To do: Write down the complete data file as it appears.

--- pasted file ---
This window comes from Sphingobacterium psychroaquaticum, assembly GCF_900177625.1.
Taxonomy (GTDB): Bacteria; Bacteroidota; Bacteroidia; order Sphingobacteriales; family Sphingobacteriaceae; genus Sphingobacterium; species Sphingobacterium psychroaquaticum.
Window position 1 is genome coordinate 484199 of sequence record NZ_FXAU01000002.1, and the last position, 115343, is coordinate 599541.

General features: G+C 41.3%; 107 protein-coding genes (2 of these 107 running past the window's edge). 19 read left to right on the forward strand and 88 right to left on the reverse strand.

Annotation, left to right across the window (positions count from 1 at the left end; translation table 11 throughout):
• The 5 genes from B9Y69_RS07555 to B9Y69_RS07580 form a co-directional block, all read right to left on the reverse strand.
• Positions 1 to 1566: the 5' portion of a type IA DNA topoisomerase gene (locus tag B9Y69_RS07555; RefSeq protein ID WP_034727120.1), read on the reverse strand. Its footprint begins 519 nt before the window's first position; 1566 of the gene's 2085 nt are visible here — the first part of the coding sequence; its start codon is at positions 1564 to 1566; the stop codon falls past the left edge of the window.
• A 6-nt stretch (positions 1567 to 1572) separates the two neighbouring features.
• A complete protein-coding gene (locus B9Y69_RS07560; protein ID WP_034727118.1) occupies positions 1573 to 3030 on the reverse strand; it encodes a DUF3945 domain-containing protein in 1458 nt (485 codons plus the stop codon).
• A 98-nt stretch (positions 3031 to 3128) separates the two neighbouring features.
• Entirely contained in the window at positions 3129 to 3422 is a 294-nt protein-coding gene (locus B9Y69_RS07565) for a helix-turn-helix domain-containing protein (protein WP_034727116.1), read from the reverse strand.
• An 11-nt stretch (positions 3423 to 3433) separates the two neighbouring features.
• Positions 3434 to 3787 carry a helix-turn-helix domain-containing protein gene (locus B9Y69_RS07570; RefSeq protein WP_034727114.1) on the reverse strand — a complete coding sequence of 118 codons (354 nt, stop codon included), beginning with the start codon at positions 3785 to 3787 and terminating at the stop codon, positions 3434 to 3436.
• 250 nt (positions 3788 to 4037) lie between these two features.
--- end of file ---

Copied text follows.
This window comes from Sphingobacterium psychroaquaticum, assembly GCF_900177625.1.
Taxonomy (GTDB): Bacteria; Bacteroidota; Bacteroidia; order Sphingobacteriales; family Sphingobacteriaceae; genus Sphingobacterium; species Sphingobacterium psychroaquaticum.
Window position 1 is genome coordinate 484199 of sequence record NZ_FXAU01000002.1, and the last position, 115343, is coordinate 599541.

General features: G+C 41.3%; 107 protein-coding genes (2 of these 107 running past the window's edge). 19 read left to right on the forward strand and 88 right to left on the reverse strand.

Annotation, left to right across the window (positions count from 1 at the left end; translation table 11 throughout):
• The 5 genes from B9Y69_RS07555 to B9Y69_RS07580 form a co-directional block, all read right to left on the reverse strand.
• Positions 1 to 1566: the 5' portion of a type IA DNA topoisomerase gene (locus tag B9Y69_RS07555; RefSeq protein ID WP_034727120.1), read on the reverse strand. Its footprint begins 519 nt before the window's first position; 1566 of the gene's 2085 nt are visible here — the first part of the coding sequence; its start codon is at positions 1564 to 1566; the stop codon falls past the left edge of the window.
• A 6-nt stretch (positions 1567 to 1572) separates the two neighbouring features.
• A complete protein-coding gene (locus B9Y69_RS07560; protein ID WP_034727118.1) occupies positions 1573 to 3030 on the reverse strand; it encodes a DUF3945 domain-containing protein in 1458 nt (485 codons plus the stop codon).
• A 98-nt stretch (positions 3031 to 3128) separates the two neighbouring features.
• Entirely contained in the window at positions 3129 to 3422 is a 294-nt protein-coding gene (locus B9Y69_RS07565) for a helix-turn-helix domain-containing protein (protein WP_034727116.1), read from the reverse strand.
• An 11-nt stretch (positions 3423 to 3433) separates the two neighbouring features.
• Positions 3434 to 3787 carry a helix-turn-helix domain-containing protein gene (locus B9Y69_RS07570; RefSeq protein WP_034727114.1) on the reverse strand — a complete coding sequence of 118 codons (354 nt, stop codon included), beginning with the start codon at positions 3785 to 3787 and terminating at the stop codon, positions 3434 to 3436.
• 250 nt (positions 3788 to 4037) lie between these two features.